Yooka Laylee Review – The Return of Collectathons?
Developer: Playtonic Games
Platform: PlayStation 4, Xbox One, Nintendo Switch, PC*
ESRB Rating: E10+
Release Date: April 11th 2017
*The PC Version was used to review this game
A retail copy was purchased by the reviewer for this review.
Nostalgia is a powerful thing in the gaming community these days, as it serves as one of the main factors of success in most kickstarted games. A few examples of this are “Shenmue 3,” “Mighty Number 9,” “Bloodstained,” and the newly released “Yooka Laylee.” Yooka Laylee serves as a love letter to the late 90s era of 3D platformers, but does it show the age of the games it tries to imitate? Today we take a look and find out for ourselves.
If you’ve played any of Rare’s classic Nintendo 64 era platformers, you’ll know exactly what to expect from this game. The story is an extremely small part of the game, and isn’t the focal point by any means. It serves its purpose as a basic plot device of “we have to collect all these items to get to the final boss,” and doesn’t make any crazy twists or turns. That being said, the story isn’t bad or lacking, it just isn’t a huge part in the overall game package. Unlike the story, the characters are extremely well written and are full of wit and humorous dialogue. The game knows its roots very well and makes fun of some of the more archaic game mechanics implemented in the early levels.
The art is truly the most inconsistent aspect of the game. The characters models are very well designed and the artstyle is fantastic. Some levels look beautiful, while others look straight out of a low budget, Steam “Early Access” game. This is mostly caused by the fact that the developers chose to use the low budget Unity engine so that it would run on Wii U, which they ended up abandoning anyway. Graphics aside the world designs are great and it stays true to the similarly styled “Banjo Kazooie“.
In the audio and music department, Grant Kirkhope and David Wise outdo themselves once more. The legends behind the classical melodies of “Donkey Kong Country 2” and “Goldeneye 007” come back to amazingly recreate the 90s 3D platformer sound design and musical landscapes. The sheer range in tone found in the soundtrack is blissful. From the bombastic boss battle themes, to the serene and coziness of the “Tropic Trials” track, they truly hit every nail on the head audibly. The soundtrack brought me back to my childhood mentally, and I could not be more satisfied.
Never since “The Last Guardian” have I reached such high peaks of enjoyment while simultaneously reaching the highest peaks of frustration. The core platforming controls are fantastic, and hold up 1:1 with the games it attempts to recreate. Unfortunately, those controls show their age a little bit with an absolutely unresponsive and terribly controlled camera. The camera can make or break whether you complete a jump or win a race, so the fact that it controls as poorly as it does is extremely detrimental. One character provides new abilities to buy every new level which upon purchase can open up new pathways in already completed levels; giving a very great sense of progression throughout the game. Speaking of progression, I almost forgot to mention minigames. Across the game worlds you can find a few arcade cabinets with various minigames that are sometimes mandatory for main story progression. This wouldn’t be an issue if they controlled even somewhat decently. Spoilers: They don’t. These minigames are some of the most frustrating, poorly controlled minigames I’ve ever experienced in a platformer. The Kartos sections feel like a watered down version of the minecart levels from the “Donkey Kong Country” series and the retro arcade adds nothing to the value of the story or world. The boss fights while nicely designed are all extremely underwhelming and poorly implemented into the scale of progression, not being mandatory in some cases to go to the next world allowing you to skip multiple boss fights before fighting the final boss. As you can probably tell, the gameplay mechanics are mostly hit or miss.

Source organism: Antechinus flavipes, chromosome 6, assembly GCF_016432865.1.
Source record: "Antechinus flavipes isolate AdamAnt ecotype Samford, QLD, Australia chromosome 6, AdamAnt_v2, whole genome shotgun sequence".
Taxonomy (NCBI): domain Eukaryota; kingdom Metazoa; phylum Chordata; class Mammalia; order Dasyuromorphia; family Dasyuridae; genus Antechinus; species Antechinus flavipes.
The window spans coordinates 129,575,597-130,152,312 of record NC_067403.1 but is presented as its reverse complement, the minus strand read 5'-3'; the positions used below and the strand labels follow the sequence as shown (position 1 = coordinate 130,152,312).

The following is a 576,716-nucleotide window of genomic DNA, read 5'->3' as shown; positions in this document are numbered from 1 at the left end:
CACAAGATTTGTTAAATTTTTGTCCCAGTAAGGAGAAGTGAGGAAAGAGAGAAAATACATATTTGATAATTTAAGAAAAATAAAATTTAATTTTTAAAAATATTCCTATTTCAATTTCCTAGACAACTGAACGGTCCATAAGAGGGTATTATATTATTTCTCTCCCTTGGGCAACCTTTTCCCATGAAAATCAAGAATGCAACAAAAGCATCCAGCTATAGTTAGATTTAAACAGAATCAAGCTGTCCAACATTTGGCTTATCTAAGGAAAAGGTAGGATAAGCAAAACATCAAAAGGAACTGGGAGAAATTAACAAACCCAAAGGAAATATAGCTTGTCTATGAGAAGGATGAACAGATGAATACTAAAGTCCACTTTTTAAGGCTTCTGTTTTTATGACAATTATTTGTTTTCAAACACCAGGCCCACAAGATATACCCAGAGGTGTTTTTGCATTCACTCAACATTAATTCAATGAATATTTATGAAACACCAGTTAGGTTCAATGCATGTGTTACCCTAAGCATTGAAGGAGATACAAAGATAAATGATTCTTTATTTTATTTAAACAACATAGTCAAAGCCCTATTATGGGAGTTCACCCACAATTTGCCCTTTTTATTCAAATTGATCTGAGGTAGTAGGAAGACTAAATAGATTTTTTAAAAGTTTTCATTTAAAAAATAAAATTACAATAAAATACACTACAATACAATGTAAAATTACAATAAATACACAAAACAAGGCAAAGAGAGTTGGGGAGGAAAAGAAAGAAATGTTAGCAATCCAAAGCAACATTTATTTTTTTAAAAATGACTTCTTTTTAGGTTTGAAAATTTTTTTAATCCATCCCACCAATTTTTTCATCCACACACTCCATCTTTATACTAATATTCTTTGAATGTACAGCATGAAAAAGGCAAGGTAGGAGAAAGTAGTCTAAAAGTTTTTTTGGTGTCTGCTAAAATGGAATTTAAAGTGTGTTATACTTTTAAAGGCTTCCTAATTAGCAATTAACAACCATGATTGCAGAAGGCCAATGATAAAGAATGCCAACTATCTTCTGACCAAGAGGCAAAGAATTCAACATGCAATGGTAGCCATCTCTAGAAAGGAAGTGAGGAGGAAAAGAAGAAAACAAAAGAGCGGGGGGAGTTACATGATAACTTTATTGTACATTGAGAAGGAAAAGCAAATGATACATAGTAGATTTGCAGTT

Given that this is a collectathon, there will never be a shortage of things to do in terms of gameplay. Whether or not that content is something you’ll enjoy completing is a matter of perspective. The game lasts anywhere (on average) of 15-25 hours depending on your pace. The second half of the game suffers extremely hard from forced backtracking, grinding, and repetitiveness. This might be considered a trivial complaint, seeing as how the collectathon genre is repetitive in itself. That being said, the first half of the game was a lot more lenient and allowed for a lot more player choice in exploration and progression. If you’re a completionist that loves seeing that 100% completion rate on your game, this one might take you months.
All in all, Yooka Laylee is neither as bad or good as most say. It’s a solid platformer that caters to the old school crowd while occasionally getting lost and muddled in the game mechanics of a time long gone. There is charm and wit in its writing, and frustration in its controls. For every positive, there is a negative. The takeaway is an extremely okay platforming experience with extreme amounts of nostalgia and decent potential for a future franchise.